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State Owned Enterprises not doing the business


In the absence of a resident editor on the island, we publish for your information and without comment, abstracts from the recent report of the Public Accounts Committee on the state of government owned businesses. Those of you who have been following the on-going stoush between the unofficial opposition and the government would know of the refusal of the Talagi Administration to submit the details of any budget, audited accounts or any information on SOEs for the perusal of the Assembly.

Sensitive commercial information was often cited by the Administration as reasons for not releasing the information. Some three months after the formation of the new government, the call from the Assembly’s watch-dog on government spending, the Public Accounts Committee, is for all government owned businesses to be returned to the control of Cabinet. 

Herewith, for your reading pleasure or displeasure, as the case may be, are extracts from the PAC Report:

For the purpose of this report, it ought to be noted that whilst the State Owned Enterprises was operating without a Chief Executive Officer for several months of last year, and being no longer on island, [nevertheless] the SOE’s does have a three-member Board . . . one of the Directors was the Financial Secretary, who at the beginning of this year, 2020, became the CEO for the State Owned Enterprises. In addition, a decision has also been made for the Niue Power Corporation, Niue Civil and Niue Quarry to be returned to Government, no explanation provided. 

In the CEO’s opening statement to the Committee, he highlighted that in his taking up of the CEO’s position early this year, it was evident that the operations and management of these Government owned businesses were not following proper government procedures and processes, and to date, a lot of effort has gone into working with staff to address the anomalies. Whilst this revelation was a concern, this was not entirely new as according to some members of the Committee, members of the general public have raised concerns regarding these anomalies or abnormal practices.     


There was much discussion, debate and questions with regards to the legislations governing Government businesses, reporting requirements and accounting to Government as Government “owned” businesses. The discussions [concluded] that whilst the rationale for conversion of government entities into fully commercialized business operations with the intention of these businesses generating revenues was good, the operations, management and “returns” or “benefits” to Government was unfortunately . . .  not evident. There needs to be some serious changes to the operations and management of these Government businesses if the Government is expecting some revenues . . . operating businesses without seeing revenues receipted in Treasury is a serious concern.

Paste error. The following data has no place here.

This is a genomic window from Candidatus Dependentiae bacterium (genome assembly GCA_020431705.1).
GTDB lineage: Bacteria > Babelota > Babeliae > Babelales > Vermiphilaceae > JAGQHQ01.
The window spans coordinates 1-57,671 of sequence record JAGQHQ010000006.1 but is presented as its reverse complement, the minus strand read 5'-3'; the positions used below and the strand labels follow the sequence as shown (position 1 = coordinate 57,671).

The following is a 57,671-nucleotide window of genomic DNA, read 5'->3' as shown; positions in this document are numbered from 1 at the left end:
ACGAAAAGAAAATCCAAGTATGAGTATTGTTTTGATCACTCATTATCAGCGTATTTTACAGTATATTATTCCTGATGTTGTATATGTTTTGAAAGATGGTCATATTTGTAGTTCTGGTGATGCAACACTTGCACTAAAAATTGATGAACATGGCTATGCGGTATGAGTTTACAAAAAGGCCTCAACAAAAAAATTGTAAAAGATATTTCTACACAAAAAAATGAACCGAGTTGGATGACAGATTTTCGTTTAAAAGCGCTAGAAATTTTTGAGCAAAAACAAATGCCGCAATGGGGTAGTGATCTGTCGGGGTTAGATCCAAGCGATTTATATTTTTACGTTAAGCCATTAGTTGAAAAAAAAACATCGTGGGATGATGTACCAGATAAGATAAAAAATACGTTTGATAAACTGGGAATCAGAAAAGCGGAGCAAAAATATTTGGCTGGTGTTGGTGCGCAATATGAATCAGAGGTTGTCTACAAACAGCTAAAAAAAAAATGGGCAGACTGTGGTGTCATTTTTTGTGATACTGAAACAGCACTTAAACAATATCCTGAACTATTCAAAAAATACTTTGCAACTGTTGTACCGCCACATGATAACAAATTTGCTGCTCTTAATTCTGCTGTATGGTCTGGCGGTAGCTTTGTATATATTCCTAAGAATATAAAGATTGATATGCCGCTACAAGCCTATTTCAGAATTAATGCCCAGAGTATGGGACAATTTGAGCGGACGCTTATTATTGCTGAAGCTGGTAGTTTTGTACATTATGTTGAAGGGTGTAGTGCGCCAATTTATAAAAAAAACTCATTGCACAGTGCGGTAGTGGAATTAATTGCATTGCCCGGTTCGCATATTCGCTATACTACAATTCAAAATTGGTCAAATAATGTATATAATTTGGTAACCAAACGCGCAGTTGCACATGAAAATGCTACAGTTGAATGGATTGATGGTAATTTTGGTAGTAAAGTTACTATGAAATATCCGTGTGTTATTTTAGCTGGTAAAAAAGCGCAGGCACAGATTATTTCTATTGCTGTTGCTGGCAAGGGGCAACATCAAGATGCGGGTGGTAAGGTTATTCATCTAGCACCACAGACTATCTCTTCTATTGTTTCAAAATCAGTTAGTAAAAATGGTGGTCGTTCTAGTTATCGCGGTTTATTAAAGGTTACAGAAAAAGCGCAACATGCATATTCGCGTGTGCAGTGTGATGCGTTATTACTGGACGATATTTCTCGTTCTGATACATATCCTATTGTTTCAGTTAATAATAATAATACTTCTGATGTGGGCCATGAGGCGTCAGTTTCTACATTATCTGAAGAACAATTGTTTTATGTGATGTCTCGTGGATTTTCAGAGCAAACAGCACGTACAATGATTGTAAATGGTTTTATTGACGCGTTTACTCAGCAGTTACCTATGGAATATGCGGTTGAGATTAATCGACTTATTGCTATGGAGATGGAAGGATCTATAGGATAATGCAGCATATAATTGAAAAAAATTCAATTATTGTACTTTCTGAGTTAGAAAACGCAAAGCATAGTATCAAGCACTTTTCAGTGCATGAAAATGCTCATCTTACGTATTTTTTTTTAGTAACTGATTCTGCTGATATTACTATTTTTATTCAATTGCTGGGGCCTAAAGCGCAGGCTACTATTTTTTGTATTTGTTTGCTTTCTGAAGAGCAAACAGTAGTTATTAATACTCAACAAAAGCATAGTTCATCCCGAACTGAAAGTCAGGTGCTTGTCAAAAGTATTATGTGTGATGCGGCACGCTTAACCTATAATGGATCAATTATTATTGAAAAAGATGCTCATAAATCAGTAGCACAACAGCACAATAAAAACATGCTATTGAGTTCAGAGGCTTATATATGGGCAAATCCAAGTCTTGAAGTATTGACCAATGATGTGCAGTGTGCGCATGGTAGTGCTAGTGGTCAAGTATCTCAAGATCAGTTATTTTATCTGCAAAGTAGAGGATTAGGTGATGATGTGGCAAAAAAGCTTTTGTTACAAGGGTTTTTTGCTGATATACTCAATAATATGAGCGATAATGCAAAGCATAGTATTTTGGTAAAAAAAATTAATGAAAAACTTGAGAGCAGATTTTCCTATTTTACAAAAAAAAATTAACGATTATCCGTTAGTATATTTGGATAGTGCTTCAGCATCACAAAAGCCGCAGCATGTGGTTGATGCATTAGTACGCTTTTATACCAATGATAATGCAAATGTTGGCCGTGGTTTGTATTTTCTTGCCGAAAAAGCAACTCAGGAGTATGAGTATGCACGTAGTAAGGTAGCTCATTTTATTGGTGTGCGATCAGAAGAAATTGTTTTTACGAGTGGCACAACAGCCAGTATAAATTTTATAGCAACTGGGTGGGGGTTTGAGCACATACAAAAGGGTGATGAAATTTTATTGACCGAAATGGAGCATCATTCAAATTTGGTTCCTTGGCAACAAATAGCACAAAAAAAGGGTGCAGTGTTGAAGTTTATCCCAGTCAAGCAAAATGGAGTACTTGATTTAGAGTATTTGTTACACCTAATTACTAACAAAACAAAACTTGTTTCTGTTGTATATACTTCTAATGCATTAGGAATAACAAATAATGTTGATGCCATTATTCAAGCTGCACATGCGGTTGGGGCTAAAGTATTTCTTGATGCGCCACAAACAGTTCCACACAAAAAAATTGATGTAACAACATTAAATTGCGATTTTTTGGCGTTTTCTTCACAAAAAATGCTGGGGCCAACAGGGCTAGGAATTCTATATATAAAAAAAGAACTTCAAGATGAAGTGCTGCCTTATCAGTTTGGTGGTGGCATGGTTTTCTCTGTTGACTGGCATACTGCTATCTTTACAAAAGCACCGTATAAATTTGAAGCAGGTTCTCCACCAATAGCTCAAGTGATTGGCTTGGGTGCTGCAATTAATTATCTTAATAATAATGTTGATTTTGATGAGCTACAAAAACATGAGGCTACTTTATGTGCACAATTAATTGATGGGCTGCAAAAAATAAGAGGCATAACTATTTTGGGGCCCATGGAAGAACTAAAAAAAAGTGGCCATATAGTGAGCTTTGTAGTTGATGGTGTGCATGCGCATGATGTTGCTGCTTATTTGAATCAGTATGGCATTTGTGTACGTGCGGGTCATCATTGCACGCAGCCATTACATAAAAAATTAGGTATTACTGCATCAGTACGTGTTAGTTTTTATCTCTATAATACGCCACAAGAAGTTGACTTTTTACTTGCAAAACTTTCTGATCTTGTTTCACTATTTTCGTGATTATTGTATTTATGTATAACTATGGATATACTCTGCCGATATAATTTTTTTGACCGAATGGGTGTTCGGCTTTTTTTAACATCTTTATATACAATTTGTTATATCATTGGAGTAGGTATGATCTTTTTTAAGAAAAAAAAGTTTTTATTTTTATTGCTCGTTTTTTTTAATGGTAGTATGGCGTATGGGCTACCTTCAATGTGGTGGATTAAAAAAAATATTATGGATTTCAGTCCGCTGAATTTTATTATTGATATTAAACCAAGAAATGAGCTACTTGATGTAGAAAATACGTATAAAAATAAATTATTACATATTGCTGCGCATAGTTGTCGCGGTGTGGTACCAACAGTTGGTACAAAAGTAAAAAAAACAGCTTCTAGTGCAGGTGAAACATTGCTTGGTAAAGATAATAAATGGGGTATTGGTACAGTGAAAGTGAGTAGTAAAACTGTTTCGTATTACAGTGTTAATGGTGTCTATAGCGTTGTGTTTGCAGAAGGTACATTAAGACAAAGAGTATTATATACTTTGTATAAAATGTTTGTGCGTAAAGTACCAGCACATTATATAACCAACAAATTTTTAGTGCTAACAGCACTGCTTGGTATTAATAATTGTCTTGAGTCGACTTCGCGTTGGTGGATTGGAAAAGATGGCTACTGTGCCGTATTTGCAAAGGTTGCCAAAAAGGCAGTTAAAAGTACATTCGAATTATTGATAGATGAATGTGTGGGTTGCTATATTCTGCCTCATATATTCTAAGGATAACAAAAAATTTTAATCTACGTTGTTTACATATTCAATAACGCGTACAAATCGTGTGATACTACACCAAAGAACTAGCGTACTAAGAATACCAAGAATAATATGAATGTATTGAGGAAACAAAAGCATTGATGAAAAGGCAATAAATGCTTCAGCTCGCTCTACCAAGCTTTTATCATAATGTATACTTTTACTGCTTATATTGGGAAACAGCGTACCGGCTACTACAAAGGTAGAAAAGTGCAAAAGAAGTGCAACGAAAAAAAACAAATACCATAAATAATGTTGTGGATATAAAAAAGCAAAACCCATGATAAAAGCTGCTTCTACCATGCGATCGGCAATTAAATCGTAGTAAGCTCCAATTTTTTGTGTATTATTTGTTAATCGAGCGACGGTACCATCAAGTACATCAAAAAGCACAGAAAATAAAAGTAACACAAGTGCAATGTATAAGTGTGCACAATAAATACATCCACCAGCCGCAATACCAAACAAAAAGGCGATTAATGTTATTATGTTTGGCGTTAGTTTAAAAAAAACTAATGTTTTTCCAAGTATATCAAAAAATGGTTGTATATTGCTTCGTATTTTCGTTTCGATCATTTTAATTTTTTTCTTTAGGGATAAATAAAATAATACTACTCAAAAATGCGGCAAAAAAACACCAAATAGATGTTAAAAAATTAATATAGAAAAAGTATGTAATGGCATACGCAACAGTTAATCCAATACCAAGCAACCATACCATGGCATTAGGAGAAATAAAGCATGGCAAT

OVERALL POSITION […for the Bond Store, Vaiea Farm and Government Housing]

The Committee in discussions was very concerned on the overall operations and management of the Government owned businesses under the management of the Niue Philatelic & Numismatic Company. 

It was evident that whilst the intentions for the government trading entities, to be fully commercialized, [was] to operate as businesses, with the intention to generate revenue, the Committee wishes to register the following key points:

1. That there was no proper process in the commercialization of the trading entities;

2. That the Heads of these commercialized operations do not have the operational and managerial business skillset to manage the operations, as highlighted by the CEO;

3. The issue of missing files and documentations, some presumed wet and damaged, important documents required for auditing purposes;

4. That there was no recorded receipts of revenues in Government (Treasury) of revenues from these Government owned businesses, thus questions the “benefits” to Government from these businesses;

5. That salaries of all staff of the trading entities placed under commercialization (NPNC) were increased, bonuses paid each year;

6. That three of these business sectors, Niue Power Corporation, Niue Civil and Niue Quarry have been returned to Government without explanations provided;

7. That Government now has to absorb costs of these entities being returned to Government, including having to deal with salaries issues;



There was understandably a lot of questions asked and some answers provided… However the Committee came back to the core business of Telecom Niue, a company wholly owned by the Government with the question, “How or who is benefiting from this Government owned business?”  There is no clear indication of any dividend payable or receipted by Treasury i.e. Niue Government, despite the significant financial investment . . . in Telecom Niue… 


1. Provide costs and timeline for the completion and launching of the Manatua Cable and the ICT Fibre Optic Cable;

2. Provide a complete Telecom Niue Ltd organizational structure;

3. Provide an Assets Registry and Banking Accounts Details;

4. Provide quarterly financial reports; 

5. Provision of lease arrangement between Government and DTB company for Kaimiti land utilized by DTB;

6. Retain the Alofi Office for Telecom Operations, being ideal and convenient for customers;

7. Telecom Niue to be returned under the management of Niue Government.